It has been said that history is written by the victor. This often becomes the rallying cry for those who would “debunk” common understandings of history, especially when it conflicts with their personal bias or gains them notoriety. The recent scandal of the so-called “Gospel of Jesus’ Wife” papyrus, shows how even a Harvard Historian can miss the mark. After four years of defending the document as authentic – despite many clues that it was not – Professor King was finally forced by other experts, to admit the error of her ways.
In truth, history is NOT always written by the victor. Most of what we know about the fall of Rome was written by Romans, i.e. the victims. Many other stories have a blend of perspectives and the best historians balance this in their interpretations.
Flavius Josephus was a Romano-Jewish historian who lived in the first century AD. Although he himself was not one of Christ’s disciples, he provides great corroboration of the Apostles’ stories. An interesting side-note to the story of Jesus is that virtually no historical witness – Christian or pagan – denies the historicity of Jesus, even though the Christians were undeniably running around telling everyone about his miracles and resurrection. It was only much later that some began to question whether or not he actually lived.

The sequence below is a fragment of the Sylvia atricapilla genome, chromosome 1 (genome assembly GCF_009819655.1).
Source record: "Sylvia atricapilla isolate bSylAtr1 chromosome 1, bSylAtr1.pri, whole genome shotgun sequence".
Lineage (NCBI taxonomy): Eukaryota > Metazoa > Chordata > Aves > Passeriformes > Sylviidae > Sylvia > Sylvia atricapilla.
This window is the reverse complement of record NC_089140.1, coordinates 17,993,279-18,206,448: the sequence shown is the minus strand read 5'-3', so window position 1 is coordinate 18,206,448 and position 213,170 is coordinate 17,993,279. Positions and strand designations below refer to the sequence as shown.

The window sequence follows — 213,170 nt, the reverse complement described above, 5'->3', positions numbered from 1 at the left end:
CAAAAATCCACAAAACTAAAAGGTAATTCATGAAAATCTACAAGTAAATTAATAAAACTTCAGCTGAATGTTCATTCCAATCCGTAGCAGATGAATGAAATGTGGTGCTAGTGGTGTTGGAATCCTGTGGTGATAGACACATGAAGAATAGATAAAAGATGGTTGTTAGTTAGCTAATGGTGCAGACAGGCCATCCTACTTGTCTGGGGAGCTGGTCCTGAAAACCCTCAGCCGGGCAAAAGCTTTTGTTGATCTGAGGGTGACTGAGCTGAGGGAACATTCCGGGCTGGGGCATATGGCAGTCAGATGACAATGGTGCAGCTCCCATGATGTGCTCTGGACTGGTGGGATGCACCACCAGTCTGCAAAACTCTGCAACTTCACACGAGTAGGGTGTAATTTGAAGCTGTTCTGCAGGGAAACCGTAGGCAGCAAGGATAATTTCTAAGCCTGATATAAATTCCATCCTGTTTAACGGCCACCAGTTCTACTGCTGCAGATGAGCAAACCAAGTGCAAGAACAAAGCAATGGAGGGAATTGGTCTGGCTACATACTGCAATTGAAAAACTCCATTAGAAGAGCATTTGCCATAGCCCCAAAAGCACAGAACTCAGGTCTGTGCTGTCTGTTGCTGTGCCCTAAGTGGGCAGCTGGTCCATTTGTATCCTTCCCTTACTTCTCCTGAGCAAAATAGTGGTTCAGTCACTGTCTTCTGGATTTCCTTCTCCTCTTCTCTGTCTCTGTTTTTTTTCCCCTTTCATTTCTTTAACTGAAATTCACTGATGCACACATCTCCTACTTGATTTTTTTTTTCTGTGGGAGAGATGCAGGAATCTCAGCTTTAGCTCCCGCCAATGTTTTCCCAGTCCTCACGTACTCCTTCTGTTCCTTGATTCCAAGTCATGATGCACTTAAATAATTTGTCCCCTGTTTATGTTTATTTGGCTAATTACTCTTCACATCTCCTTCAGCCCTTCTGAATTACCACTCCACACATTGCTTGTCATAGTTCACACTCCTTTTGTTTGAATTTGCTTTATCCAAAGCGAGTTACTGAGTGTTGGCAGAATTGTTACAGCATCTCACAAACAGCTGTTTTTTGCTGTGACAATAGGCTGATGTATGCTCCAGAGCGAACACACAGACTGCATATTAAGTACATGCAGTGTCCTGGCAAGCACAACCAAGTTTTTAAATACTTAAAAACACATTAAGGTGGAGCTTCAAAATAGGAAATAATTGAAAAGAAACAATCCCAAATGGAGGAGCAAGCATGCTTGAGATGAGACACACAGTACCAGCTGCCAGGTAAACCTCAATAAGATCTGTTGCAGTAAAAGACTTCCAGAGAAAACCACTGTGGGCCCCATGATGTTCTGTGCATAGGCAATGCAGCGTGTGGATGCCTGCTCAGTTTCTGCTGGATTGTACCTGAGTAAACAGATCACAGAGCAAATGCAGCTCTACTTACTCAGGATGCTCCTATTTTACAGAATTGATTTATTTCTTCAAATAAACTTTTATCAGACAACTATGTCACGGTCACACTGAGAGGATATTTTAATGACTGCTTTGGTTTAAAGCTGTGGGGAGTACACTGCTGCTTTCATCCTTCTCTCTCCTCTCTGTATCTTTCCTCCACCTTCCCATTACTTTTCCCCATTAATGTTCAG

Instead of asking, “Who is the victor,” – and automatically assuming the story is unfairly biased – we should be asking, “Who is the Narrator?” What do they have to gain or lose by the story that there are telling? The answer to this question provides tremendous insight into the trustworthiness of the narrative. In the case of the Apostles, it may appear easy to look back in time and imagine that their stories of Christ’s resurrection assured them a place in history, but a broader perspective reveals that there was a greater possibility that they would die for their stories – and in nearly every case – did. Despite this, not one recanted his eye-witness testimony in order to save his neck.
So who am I to believe? The person who was there, suffered horribly and died in order to be a faithful witness to Christ, or the arrogant University professor reclining in his posh office two-thousand years later mocking and ridiculing people of faith as he espouses his atheism and promotes his newest book on the fallacies of faith?
I think the question is worth considering. I hope you do as well.